When you’re designing a tabletop roleplaying campaign (or even just an adventure), you’ll always find yourself sketching or noting something that never makes it to the table. The nature of preparation often means you frankly over-egg the pudding. Even low prep GMs might find, after a while, that they have scraps of paper filled with cryptic suggestions, names, encounters and other creative detritus.
What if you could do something with all those ideas?
In most games, the players move on – and often that means the ideas you had don’t fit any more. Maybe they had such a dependency on locale or a particular non-player character (now deceased) that nothing would lead you back that way again. What can you do?
Well, why not pull all those notes together, tidy them up and present them for the attentions of a willing gaming public?
Vacant Ritual Assembly – Issue #1 is a digest-sized print magazine or PDF, presented mostly in black-and-white, with some spot colour in the title on the cover. Written by Clint Krause and published under the banner of Red Moon Medicine Show, it runs to 22-pages for this first issue.
The magazine has a clean and modern format, with very readable text presented in a two-column format. VRA includes scattered artwork of variable quality, adequately supporting the text. Several artists means very different styles and finishes, some that work better than others.
You can purchase the magazine in a print version, or download it as a Pay What You Want PDF from various sources. The review covers the latter electronic version.
There’s something strangely inviting about a magazine that sells itself as the creative run-off (or possibly overspill) from an ongoing campaign. Given that Clint Krause is running a weekly game and produces more than enough material to fill it, within Vacant Ritual Assembly lie both the discarded “don’t needs” and the well-worn “have used” materials.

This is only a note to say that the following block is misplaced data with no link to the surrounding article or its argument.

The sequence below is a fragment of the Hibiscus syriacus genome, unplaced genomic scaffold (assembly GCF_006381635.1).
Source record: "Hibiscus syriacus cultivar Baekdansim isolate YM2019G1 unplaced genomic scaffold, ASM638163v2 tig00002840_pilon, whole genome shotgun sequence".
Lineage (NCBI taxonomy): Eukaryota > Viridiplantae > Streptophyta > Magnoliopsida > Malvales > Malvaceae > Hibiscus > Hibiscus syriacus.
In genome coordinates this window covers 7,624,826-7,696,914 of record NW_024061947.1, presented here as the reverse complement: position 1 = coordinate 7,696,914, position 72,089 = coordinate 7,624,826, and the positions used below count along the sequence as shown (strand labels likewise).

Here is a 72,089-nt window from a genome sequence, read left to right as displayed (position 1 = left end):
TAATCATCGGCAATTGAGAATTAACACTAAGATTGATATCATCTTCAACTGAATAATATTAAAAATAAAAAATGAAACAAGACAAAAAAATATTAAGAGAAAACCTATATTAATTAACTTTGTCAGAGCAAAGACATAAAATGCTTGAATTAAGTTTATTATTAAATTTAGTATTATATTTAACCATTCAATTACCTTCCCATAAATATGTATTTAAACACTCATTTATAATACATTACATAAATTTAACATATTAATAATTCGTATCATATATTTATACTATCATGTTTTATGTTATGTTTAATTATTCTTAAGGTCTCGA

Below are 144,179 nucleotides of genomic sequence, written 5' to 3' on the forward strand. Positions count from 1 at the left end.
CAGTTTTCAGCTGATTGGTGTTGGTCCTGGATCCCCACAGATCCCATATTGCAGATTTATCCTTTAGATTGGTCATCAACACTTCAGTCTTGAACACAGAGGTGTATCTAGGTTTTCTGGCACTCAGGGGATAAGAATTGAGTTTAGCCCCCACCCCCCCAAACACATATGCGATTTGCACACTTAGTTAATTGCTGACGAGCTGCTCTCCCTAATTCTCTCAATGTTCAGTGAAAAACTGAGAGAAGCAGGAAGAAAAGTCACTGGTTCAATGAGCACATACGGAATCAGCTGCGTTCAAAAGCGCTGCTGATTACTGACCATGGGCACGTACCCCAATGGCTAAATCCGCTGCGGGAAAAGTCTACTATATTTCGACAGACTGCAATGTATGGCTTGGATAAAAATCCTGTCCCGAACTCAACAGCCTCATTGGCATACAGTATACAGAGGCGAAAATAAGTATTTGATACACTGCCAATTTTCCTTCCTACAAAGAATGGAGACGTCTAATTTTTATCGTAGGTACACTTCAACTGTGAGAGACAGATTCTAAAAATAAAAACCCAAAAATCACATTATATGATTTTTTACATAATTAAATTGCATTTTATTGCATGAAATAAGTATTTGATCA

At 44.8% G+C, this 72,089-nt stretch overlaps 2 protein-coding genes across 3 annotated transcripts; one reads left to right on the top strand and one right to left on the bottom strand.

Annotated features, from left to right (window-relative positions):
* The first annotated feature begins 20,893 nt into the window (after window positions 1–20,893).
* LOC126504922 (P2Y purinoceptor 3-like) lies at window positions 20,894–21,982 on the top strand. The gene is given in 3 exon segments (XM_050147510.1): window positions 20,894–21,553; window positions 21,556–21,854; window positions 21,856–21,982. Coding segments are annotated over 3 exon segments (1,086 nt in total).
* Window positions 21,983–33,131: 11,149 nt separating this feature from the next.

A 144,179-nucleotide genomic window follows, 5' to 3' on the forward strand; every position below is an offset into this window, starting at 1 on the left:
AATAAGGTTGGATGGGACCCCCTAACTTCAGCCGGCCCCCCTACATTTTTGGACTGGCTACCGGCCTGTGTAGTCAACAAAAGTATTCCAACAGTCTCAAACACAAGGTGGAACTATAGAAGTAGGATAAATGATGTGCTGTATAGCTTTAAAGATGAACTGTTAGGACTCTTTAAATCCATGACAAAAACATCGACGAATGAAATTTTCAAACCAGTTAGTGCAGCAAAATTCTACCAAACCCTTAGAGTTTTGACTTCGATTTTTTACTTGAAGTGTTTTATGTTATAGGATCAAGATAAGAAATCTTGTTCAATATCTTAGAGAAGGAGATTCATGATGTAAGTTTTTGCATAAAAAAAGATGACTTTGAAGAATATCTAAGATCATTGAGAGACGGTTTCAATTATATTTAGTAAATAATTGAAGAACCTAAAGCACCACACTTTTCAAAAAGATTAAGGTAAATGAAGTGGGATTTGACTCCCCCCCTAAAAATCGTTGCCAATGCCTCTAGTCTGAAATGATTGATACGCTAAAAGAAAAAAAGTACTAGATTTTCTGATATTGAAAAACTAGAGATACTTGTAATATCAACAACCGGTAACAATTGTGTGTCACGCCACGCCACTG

While one might be led to consider whether this means VRA comes chock-full of unwanted scraps, I would suggest having read it that this isn’t the case. In fact, if that is the case then Clint’s weekly game must be bordering on the rather awesome.
This inaugural issue of Vacant Ritual Assembly features a location, three non-player characters, an adventure and an interview with Into The Odd creator Chris McDowall.
The interview, to deal with that first, asks a few questions of Chris around the development of Into The Odd – and you can click that link to see our own Geek Native review of that game. It’s interesting to get a perspective on why Chris took such a stripped down approach to the game and how that has guided his hand along the way.
Greycandle Manor is interesting, as it’s a blank inventory sheet and numbered map of a building from Clint’s game. He created the handout for his players to complete after they purchased the empty (and creepy) old building in-game. I like that idea of getting the players involved and engaged by having them give some thought to kitting out their new purchase. Given the mad dash for the best bedroom you can get when people share a chalet for a weeks holiday, I dread to consider the arguments that might ensue…
Brahnwick is Dead fills 6-pages, the single longest piece in this issue. An open adventure location, it includes three full page maps, one intended for players and the rest for the GM.